Post-fight fall-out from ‘Victory At The Venetian’

Mark Butcher
19/07/2015 1:50pm

Post-fight reaction from the Victory At The Venetian card at the Cotai Arena, Macao, with the thoughts of newly-crowned IBF super-lightweight champion Cesar Cuenca, promoter Bob Arum (on the officiating and Manny Pacquiao), Ik Yang’s trainer Justin Fortune and the IBF’s No.1 135lbs contender Denis Shafikov.

New IBF super-lightweight champion Cesar Cuenca, an avid fan of the San Lorenzo football team, beaming after his unanimous decision victory: “No, I didn’t have any doubts at all that I would get the decision. I felt I won every round very decisively. It would have to be a robbery. The knockdown? My legs were bent back. I was not standing well. I felt the punch, but it wasn’t that much. Hopefully, I will go out with my title belt at a San Lorenzo football match and the crowd will be shouting, ‘Cuenca! Cuenca! Champion!’

Caretaker trainer Justin Fortune on the performance of his fighter Ik Yang: “This should be a good lesson. He should watch this tape 20,000 times. Habits are hard to break. He’s learning – this is the best guy he’s ever fought. In the sixth and seventh round, Yang was just following him and doing everything he shouldn’t do. That was just frustration which showed when he picked him and threw him to the floor. Couple of times he hurt Cuenca and he would stand back and showboat. You can’t do that. There was no combinations – that’s the frustration. He was looking for a bomb and a one-punch knockout. The experience difference was huge – the guy had 47 fights. He knows his way around the ring. Yang needs to learn from this and come back stronger, but he’s that type of guy. This will piss him off and bug him. The referee was f***ing shocking. There were no low blows. He saw his belt mark. There was no knockdown. He was off-balance and trod on his foot. The referee has a lot of experience and [Cuenca’s vocal and animated corner] shouldn’t bother him. He doesn’t have to do us any favours, but he should do us justice. That said, Yang still lost the fight. The moment you catch someone like Cuenca – you have to take advantage of it. When you fight someone of that experience, you don’t catch him that often. But when you do, and start looking at your work and try to showboat, this is not your old fights – this is a world title. These are the old habits he has to get out of. When he was in the corner, Yang was looking at the TV screen. ‘Look at me’. What the f*** are you doing? I think once you’ve trained those bad habits out of him – which is going to take some time and perseverance – he can be a genuine [contender]. He’s worth putting some time into, whether it pays off…. He trains hard and he’s a good fighter. Yang could go down to 135 and we’ll see how he does there. He can definitely make 135. It’s a little harder, but he can still make it. 140 is loaded with talent. Cuenca is in for a rough ride. Fighters like Terence Crawford will want that title and they are freaking killers.”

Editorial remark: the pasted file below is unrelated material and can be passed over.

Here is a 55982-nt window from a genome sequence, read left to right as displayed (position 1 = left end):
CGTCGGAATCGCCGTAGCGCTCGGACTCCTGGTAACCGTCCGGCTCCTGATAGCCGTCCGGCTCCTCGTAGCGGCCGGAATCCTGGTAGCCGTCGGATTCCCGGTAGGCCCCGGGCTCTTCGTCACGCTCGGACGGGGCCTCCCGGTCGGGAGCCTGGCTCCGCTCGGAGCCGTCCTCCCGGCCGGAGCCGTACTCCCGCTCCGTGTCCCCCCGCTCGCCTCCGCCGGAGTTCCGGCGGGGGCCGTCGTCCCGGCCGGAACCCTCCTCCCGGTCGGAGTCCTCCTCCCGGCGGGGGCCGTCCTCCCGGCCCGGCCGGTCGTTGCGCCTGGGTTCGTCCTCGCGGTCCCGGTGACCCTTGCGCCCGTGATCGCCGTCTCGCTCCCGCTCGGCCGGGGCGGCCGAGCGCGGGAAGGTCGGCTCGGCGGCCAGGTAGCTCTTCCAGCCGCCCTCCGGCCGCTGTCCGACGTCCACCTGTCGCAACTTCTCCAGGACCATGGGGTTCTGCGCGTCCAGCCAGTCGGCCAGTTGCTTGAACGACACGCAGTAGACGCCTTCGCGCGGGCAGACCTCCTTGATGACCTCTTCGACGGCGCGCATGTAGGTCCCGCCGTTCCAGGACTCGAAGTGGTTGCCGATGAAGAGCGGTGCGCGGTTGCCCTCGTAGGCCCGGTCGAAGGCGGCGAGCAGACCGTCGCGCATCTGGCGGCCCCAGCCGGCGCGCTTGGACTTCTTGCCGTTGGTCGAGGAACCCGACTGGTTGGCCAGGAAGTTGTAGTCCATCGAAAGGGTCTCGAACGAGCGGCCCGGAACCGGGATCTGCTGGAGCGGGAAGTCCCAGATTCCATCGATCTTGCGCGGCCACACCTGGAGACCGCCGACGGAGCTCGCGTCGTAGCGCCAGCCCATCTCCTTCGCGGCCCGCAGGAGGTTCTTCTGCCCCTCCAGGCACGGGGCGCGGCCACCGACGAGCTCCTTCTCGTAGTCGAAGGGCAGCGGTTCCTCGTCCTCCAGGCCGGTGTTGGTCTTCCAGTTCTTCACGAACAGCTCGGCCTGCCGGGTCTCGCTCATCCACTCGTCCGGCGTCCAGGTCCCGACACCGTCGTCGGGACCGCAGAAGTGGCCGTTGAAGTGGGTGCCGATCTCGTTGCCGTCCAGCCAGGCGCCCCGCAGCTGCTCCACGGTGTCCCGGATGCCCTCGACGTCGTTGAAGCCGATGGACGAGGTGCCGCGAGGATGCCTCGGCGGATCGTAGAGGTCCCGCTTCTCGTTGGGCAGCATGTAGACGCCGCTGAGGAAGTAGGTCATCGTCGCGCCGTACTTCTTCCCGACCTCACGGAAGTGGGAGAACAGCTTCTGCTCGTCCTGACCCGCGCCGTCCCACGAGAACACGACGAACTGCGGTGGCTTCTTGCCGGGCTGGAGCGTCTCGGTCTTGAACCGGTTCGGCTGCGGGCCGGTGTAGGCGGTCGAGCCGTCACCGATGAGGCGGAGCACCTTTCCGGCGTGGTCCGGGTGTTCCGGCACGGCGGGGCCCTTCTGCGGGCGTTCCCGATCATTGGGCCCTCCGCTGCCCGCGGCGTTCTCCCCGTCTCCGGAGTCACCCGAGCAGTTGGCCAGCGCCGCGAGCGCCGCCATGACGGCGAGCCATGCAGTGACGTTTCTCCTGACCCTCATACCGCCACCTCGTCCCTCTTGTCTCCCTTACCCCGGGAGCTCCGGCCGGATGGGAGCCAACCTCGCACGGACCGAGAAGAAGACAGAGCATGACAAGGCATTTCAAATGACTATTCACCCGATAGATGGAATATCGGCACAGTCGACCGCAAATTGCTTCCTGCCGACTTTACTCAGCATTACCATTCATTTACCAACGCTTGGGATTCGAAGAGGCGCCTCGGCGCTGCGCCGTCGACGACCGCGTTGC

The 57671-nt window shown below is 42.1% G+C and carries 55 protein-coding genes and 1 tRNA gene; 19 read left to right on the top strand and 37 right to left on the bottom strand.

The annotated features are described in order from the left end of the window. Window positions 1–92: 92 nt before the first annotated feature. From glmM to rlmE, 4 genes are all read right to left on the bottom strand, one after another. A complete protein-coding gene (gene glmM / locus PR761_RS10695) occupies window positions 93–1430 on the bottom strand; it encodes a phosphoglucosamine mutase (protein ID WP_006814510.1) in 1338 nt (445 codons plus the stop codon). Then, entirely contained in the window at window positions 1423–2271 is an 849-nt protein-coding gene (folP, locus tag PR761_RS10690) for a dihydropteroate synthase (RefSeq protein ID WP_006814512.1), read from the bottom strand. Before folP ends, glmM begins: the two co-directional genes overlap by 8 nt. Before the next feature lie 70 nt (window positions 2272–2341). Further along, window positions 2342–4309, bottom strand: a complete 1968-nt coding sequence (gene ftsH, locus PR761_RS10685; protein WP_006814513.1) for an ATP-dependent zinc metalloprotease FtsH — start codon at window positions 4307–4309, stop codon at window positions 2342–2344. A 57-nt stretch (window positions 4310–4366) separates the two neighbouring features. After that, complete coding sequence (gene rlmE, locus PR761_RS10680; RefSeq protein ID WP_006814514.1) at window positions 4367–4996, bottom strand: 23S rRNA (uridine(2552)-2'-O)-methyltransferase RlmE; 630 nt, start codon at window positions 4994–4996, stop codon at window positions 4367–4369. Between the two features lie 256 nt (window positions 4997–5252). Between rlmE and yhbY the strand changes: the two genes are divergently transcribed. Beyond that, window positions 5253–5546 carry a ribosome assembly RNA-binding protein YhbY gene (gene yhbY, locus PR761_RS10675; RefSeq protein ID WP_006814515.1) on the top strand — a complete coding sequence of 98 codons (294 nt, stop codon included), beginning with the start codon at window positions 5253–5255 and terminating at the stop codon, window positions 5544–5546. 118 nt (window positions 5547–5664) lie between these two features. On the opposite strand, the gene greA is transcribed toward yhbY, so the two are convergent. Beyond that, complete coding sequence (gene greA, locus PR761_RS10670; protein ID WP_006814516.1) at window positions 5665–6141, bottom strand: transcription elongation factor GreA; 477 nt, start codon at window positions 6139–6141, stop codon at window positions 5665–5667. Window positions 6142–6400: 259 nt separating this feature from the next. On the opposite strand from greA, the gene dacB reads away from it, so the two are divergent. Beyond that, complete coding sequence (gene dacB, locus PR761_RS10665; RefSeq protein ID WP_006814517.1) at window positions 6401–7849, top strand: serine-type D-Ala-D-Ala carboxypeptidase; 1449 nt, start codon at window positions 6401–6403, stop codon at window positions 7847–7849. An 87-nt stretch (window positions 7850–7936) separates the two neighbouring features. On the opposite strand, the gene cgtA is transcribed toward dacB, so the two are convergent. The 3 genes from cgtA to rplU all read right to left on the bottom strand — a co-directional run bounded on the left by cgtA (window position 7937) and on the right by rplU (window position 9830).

Bob Arum on Manny Pacquiao’s absence at a scheduled check-up on his injured shoulder: “Pacquiao was supposed to come in to see the doctor and, for some reason, he decided to cancel it. So he’s not acting very professionally. When you have an operation like that you’ve got to get into rehab and you’ve got to get the doctor to look at it and to guide you [towards] the kind of rehab that you’ve got to do. He’s a grown man and he makes his own decisions, but as far as I’m concerned he’s not an active fighter.”

Bob Arum on the performance of referee Danrex Tapdasan in Cesar Cuenca’s unanimous points win over the Top Rank promoted Ik Yang: “The knockdown against Yang wasn’t a knockdown. He was off-balance and he didn’t go down and he kept to his feet. He shouldn’t have called it a knockdown. The point deducted at the end was ludicrous - if you deduct from anybody it should have been from the other guy. Then he just interfered with the fighters giving warnings when there weren’t any infractions and he let himself be intimidated by the Argentine corner. I just have a question of appointing someone like that to referee a fight who has never refereed anything more than a six-round fighter [NB: Tapdasan has officiated 12-rounders]. With Yang, we’ve just got to go back to the drawing board. I think he’s very talented and he’ll work his way back up.”

Denis Shafikov, IBF No.1 contender, who was supposed to fight Mickey Bey on the card until the champion relinquished his belt, but instead swept aside Roy Mukhlis in three rounds: “We’re the number one mandatory. Obviously Mickey Bey gave up his belt and there’s a new challenger in the picture so it will go to negotiations. But the next step is to fight for the world title. We already had two training camps preparing for (Bey} and Mickey Bey was running round like a chicken and then he finally gave up the belt. I don’t understand all that. These games shouldn’t be tolerated. It’s unacceptable. If you sign a contract, you should step up to the plate otherwise you can put on a skirt and go dance somewhere else, not in the sport of boxing.”